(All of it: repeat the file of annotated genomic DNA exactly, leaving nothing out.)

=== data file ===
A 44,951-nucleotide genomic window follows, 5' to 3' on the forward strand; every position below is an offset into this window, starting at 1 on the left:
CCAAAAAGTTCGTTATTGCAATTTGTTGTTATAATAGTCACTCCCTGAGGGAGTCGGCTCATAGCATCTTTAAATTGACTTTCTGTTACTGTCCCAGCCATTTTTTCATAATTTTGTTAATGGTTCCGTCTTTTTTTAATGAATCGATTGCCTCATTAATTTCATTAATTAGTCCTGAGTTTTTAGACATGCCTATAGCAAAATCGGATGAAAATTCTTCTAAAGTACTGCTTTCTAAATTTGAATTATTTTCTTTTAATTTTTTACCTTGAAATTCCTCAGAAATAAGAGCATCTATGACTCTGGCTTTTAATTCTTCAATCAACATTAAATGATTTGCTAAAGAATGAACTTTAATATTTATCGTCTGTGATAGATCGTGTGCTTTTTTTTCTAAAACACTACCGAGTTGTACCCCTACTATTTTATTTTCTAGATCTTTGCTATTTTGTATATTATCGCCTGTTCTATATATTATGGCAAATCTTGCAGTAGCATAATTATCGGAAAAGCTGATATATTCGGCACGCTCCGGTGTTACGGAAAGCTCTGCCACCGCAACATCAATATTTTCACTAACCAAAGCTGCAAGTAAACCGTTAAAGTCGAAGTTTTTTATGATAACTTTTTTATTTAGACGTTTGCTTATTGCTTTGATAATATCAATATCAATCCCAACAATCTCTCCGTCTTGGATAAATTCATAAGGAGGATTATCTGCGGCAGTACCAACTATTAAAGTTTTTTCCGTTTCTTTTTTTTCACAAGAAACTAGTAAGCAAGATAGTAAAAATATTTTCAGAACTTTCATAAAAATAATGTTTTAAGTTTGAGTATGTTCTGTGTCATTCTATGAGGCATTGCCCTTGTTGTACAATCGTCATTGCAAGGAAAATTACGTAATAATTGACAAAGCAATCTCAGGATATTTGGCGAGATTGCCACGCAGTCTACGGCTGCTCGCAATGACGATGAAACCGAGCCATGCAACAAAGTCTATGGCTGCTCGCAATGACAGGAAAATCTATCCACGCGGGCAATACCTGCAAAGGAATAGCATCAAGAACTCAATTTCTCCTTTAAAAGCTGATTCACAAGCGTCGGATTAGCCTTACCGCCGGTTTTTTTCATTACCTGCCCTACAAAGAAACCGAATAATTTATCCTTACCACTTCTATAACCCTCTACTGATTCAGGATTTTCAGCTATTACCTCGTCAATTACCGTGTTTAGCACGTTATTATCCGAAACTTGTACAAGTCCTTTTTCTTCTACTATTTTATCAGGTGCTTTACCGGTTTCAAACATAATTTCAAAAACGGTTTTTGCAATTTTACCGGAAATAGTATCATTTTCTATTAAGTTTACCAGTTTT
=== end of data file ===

A 44,951-nucleotide genomic window follows, 5' to 3' on the forward strand; every position below is an offset into this window, starting at 1 on the left:
CCAAAAAGTTCGTTATTGCAATTTGTTGTTATAATAGTCACTCCCTGAGGGAGTCGGCTCATAGCATCTTTAAATTGACTTTCTGTTACTGTCCCAGCCATTTTTTCATAATTTTGTTAATGGTTCCGTCTTTTTTTAATGAATCGATTGCCTCATTAATTTCATTAATTAGTCCTGAGTTTTTAGACATGCCTATAGCAAAATCGGATGAAAATTCTTCTAAAGTACTGCTTTCTAAATTTGAATTATTTTCTTTTAATTTTTTACCTTGAAATTCCTCAGAAATAAGAGCATCTATGACTCTGGCTTTTAATTCTTCAATCAACATTAAATGATTTGCTAAAGAATGAACTTTAATATTTATCGTCTGTGATAGATCGTGTGCTTTTTTTTCTAAAACACTACCGAGTTGTACCCCTACTATTTTATTTTCTAGATCTTTGCTATTTTGTATATTATCGCCTGTTCTATATATTATGGCAAATCTTGCAGTAGCATAATTATCGGAAAAGCTGATATATTCGGCACGCTCCGGTGTTACGGAAAGCTCTGCCACCGCAACATCAATATTTTCACTAACCAAAGCTGCAAGTAAACCGTTAAAGTCGAAGTTTTTTATGATAACTTTTTTATTTAGACGTTTGCTTATTGCTTTGATAATATCAATATCAATCCCAACAATCTCTCCGTCTTGGATAAATTCATAAGGAGGATTATCTGCGGCAGTACCAACTATTAAAGTTTTTTCCGTTTCTTTTTTTTCACAAGAAACTAGTAAGCAAGATAGTAAAAATATTTTCAGAACTTTCATAAAAATAATGTTTTAAGTTTGAGTATGTTCTGTGTCATTCTATGAGGCATTGCCCTTGTTGTACAATCGTCATTGCAAGGAAAATTACGTAATAATTGACAAAGCAATCTCAGGATATTTGGCGAGATTGCCACGCAGTCTACGGCTGCTCGCAATGACGATGAAACCGAGCCATGCAACAAAGTCTATGGCTGCTCGCAATGACAGGAAAATCTATCCACGCGGGCAATACCTGCAAAGGAATAGCATCAAGAACTCAATTTCTCCTTTAAAAGCTGATTCACAAGCGTCGGATTAGCCTTACCGCCGGTTTTTTTCATTACCTGCCCTACAAAGAAACCGAATAATTTATCCTTACCACTTCTATAACCCTCTACTGATTCAGGATTTTCAGCTATTACCTCGTCAATTACCGTGTTTAGCACGTTATTATCCGAAACTTGTACAAGTCCTTTTTCTTCTACTATTTTATCAGGTGCTTTACCGGTTTCAAACATAATTTCAAAAACGGTTTTTGCAATTTTACCGGAAATAGTATCATTTTCTATTAAGTTTACCAGTTTT